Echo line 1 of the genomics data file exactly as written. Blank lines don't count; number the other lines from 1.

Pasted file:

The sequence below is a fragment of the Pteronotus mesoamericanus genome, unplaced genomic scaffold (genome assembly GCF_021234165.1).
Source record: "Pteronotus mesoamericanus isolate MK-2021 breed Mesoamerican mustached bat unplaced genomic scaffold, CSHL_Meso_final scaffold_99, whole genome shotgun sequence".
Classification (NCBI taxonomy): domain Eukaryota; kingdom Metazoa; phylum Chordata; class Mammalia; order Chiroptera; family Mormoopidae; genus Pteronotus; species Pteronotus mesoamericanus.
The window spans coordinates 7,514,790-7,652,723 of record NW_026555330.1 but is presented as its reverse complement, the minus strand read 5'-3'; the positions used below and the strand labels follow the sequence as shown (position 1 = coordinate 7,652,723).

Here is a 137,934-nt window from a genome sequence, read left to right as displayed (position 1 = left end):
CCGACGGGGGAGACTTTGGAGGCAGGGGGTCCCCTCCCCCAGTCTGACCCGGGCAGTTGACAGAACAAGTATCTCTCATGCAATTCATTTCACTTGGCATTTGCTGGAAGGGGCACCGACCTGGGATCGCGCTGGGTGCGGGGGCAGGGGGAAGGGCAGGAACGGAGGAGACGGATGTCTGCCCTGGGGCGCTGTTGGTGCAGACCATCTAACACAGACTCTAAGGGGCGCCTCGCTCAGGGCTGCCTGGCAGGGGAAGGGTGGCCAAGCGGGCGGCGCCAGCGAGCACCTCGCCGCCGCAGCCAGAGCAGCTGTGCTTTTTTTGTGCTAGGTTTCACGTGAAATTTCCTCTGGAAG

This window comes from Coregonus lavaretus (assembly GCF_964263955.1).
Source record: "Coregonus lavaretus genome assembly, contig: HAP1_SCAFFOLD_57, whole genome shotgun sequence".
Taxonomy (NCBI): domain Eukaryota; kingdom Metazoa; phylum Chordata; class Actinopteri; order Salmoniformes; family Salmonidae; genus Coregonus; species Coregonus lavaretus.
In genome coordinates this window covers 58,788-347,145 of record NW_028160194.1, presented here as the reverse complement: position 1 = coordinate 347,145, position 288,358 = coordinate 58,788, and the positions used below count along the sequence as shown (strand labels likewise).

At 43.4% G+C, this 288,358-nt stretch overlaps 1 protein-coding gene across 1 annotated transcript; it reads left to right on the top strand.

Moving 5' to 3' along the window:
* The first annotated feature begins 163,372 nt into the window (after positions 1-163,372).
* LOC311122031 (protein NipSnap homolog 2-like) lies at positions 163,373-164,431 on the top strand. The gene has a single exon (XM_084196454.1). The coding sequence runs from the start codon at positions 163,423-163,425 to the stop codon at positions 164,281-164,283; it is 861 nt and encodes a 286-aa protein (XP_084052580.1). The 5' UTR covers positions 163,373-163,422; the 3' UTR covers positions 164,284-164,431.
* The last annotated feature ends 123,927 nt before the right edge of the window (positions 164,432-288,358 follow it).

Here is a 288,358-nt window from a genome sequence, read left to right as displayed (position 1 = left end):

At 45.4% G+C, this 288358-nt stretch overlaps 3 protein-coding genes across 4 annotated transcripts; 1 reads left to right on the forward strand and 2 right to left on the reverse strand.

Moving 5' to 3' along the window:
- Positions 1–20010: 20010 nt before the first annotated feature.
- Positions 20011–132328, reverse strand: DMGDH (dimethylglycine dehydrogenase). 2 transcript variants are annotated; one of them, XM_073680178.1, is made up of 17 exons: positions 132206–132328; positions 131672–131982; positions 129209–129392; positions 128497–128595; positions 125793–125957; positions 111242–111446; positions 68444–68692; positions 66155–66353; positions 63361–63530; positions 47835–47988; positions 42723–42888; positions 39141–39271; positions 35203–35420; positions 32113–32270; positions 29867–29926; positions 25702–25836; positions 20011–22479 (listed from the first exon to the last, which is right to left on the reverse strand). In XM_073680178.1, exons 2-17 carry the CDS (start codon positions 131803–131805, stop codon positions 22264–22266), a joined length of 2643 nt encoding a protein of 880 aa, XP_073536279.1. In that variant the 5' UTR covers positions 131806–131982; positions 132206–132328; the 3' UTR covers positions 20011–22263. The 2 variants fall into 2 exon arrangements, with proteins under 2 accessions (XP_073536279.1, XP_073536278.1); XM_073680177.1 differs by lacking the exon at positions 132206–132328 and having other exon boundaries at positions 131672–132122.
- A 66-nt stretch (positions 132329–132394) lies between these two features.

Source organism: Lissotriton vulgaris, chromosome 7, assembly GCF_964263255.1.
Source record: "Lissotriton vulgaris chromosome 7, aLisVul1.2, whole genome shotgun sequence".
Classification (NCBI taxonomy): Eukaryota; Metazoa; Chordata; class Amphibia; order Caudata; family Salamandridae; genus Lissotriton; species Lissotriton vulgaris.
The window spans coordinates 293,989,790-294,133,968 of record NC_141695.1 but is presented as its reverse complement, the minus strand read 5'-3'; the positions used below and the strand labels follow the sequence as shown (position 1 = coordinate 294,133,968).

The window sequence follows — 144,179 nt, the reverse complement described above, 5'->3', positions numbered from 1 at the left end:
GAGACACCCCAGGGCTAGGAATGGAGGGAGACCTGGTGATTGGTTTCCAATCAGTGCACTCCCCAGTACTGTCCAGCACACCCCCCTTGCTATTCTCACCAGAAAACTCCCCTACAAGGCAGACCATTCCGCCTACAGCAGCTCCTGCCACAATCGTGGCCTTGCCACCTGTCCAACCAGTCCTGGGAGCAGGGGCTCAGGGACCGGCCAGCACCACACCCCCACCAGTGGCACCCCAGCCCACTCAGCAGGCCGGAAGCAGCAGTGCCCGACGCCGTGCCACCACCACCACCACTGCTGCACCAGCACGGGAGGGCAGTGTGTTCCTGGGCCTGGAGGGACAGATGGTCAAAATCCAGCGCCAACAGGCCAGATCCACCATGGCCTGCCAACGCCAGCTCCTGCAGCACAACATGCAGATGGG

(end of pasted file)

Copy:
The sequence below is a fragment of the Pteronotus mesoamericanus genome, unplaced genomic scaffold (genome assembly GCF_021234165.1).